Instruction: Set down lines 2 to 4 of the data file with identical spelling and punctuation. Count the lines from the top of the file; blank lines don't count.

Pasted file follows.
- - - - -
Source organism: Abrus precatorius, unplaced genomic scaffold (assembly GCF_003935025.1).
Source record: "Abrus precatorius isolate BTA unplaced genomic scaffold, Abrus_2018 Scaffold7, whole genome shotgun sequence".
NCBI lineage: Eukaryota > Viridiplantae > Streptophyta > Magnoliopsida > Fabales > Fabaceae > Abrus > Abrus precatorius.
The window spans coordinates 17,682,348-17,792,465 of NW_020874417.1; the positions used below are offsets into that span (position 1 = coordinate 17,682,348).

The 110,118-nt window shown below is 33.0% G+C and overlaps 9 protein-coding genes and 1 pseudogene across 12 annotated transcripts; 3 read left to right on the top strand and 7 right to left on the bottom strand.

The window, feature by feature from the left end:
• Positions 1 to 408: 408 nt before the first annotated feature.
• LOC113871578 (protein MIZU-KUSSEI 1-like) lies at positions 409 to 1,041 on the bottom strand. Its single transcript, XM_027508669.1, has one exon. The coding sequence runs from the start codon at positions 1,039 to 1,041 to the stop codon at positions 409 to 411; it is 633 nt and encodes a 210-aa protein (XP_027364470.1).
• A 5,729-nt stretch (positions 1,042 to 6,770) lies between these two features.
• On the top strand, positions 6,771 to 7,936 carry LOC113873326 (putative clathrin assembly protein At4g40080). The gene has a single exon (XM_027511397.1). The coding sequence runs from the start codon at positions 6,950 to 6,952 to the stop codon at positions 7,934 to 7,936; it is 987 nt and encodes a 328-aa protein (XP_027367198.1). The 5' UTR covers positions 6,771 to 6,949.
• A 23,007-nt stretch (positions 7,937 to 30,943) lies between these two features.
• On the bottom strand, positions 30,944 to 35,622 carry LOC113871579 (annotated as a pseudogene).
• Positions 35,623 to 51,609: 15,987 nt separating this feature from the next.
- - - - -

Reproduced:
Source record: "Abrus precatorius isolate BTA unplaced genomic scaffold, Abrus_2018 Scaffold7, whole genome shotgun sequence".
NCBI lineage: Eukaryota > Viridiplantae > Streptophyta > Magnoliopsida > Fabales > Fabaceae > Abrus > Abrus precatorius.
The window spans coordinates 17,682,348-17,792,465 of NW_020874417.1; the positions used below are offsets into that span (position 1 = coordinate 17,682,348).